When deciding which marketing efforts will be best for your business, I find it easiest to ask yourself three important questions.
Who is your ideal customer?
Where are your ideal customers spending their time?
What is working and what isn’t?
1. Who is your ideal customer?
Every business has an ideal customer. This is the individual who needs your product or service the most. This may be Sally, a 42-year old married mother who runs a small business from her home. Or it may be Josh, a 18-year old college student working a night job who loves to go surfing with his friends. Whoever your ideal customer, it’s important to give this person a name, a face, and some specific characteristics. It’s okay to have several ideal customers as well.
2. Where are your ideal customers spending their time?
The key to getting your brand in front of your customer is to reach them where they are already spending their time. For example, Sally may spend her mornings checking online news before taking her kids to school. Josh may spend his day checking Facebook between classes and reading surfing magazines.
There are tons of reports available to help you list the places where your ideal customer is spending time. Or you could simply create a survey asking your current customers a few key questions about themselves. Get to know them the best you can.
3. What is working and what isn’t?
There is a different mix of marketing initiatives that work for each individual business. The goal is to find yours. How will you do this? Test, analyze the results and adjust. Spread your marketing budget across multiple marketing channels, then take the time to review how each is working.
For example, say during the month of April you spent the following dollars on each of these marketing initiatives:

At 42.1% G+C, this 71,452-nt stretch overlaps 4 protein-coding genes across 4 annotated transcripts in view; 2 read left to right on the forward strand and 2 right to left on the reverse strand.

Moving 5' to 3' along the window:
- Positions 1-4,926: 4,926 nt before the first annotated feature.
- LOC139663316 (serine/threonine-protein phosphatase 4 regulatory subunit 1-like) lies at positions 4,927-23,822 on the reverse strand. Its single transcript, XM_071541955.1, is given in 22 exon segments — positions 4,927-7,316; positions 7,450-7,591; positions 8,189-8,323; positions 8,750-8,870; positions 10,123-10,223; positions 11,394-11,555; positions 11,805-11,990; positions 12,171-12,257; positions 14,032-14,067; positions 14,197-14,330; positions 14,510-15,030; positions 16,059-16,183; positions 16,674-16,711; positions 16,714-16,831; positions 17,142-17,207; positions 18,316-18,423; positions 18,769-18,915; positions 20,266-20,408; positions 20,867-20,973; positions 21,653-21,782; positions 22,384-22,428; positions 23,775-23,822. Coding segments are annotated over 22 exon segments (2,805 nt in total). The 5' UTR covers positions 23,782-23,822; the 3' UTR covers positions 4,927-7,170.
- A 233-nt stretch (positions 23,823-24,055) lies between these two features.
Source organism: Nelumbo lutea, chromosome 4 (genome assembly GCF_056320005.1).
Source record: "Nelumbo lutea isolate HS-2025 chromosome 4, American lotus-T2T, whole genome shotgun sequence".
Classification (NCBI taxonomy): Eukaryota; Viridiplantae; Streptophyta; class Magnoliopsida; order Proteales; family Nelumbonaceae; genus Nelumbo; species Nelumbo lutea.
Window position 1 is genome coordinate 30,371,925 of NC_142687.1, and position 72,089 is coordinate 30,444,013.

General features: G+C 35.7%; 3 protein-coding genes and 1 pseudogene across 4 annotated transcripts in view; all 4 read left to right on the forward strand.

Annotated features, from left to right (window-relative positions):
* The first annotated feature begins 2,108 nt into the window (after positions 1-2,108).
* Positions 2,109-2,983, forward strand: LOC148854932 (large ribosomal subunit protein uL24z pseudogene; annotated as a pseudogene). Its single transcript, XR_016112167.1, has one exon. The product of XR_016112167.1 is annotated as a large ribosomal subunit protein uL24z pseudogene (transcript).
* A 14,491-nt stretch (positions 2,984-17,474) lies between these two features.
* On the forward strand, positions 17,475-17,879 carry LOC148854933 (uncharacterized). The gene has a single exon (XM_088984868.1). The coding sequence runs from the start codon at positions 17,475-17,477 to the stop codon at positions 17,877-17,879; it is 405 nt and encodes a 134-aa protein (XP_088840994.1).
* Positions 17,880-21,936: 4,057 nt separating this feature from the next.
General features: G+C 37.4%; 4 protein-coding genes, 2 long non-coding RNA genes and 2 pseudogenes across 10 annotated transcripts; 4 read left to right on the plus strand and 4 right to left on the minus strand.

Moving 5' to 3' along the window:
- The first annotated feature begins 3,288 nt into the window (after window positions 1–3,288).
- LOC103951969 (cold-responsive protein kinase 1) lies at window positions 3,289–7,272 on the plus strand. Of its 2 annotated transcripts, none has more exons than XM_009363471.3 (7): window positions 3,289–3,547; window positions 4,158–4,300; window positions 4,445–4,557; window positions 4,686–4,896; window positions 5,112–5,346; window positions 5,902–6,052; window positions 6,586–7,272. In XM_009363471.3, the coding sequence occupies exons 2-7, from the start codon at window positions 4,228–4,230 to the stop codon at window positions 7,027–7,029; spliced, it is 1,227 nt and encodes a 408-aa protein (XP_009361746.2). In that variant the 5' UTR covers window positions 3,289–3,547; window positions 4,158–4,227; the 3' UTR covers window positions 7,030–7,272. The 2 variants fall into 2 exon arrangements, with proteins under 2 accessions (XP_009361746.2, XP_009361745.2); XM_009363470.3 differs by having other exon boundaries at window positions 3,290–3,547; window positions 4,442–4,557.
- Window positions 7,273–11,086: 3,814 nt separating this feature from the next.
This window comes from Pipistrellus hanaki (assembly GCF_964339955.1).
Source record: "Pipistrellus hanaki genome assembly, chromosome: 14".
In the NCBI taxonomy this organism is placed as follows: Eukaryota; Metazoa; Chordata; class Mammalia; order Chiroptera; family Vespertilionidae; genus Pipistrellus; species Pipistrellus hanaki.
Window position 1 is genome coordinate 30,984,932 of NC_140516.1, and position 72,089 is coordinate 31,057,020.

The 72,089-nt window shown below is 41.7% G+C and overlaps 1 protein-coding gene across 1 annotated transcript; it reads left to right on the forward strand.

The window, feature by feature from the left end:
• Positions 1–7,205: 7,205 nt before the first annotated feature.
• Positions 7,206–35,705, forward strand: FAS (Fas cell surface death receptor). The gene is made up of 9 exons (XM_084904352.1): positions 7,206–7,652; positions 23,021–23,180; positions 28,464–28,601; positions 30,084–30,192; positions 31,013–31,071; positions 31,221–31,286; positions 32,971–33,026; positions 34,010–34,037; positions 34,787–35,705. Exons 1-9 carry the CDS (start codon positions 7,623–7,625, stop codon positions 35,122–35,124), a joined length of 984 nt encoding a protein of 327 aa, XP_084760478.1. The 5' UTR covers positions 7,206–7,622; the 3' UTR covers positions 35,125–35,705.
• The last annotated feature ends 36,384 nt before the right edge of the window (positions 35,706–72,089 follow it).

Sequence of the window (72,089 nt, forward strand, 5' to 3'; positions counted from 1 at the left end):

$1,000 on print advertisements
$1,500 on online advertisements
$300 on door to door flyers
Next comes the analysis. This takes time and can be difficult, but is also the most important step. Whether you are offering print ads, online ads or something different, there is always a way to track results.
In our example, say that print advertisements earned you $1,500 in revenue, online advertisements earned you $1,200 and flyers earned you $800.
What is your return on investment (ROI) for each of these initiatives? Return on investment is defined as the measure of profit earned from an investment.
The marketing ROI formula widely used is: (Gross profit - cost of investment) / cost of investment
Therefore, your ROI for the three marketing initiatives you tried in April is:
Print ads: 0.5 or 50%
Online ads: -0.2 or -20%
Door-to-door flyers: 1.66 or 166%
Based on this end-of-month analysis, door-to-door flyers was your most successful marketing initiative, while online advertisements actually cost you money. These results should inform your marketing decisions for the month following.
This may seem like a lot to take on at first. Start slow. Get to know your ideal customer(s). Test a couple new marketing initiatives against those that are already working for you. Your customers (old and new) will thank you for it.
Stay tuned to Social Haven for more refreshing marketing resources.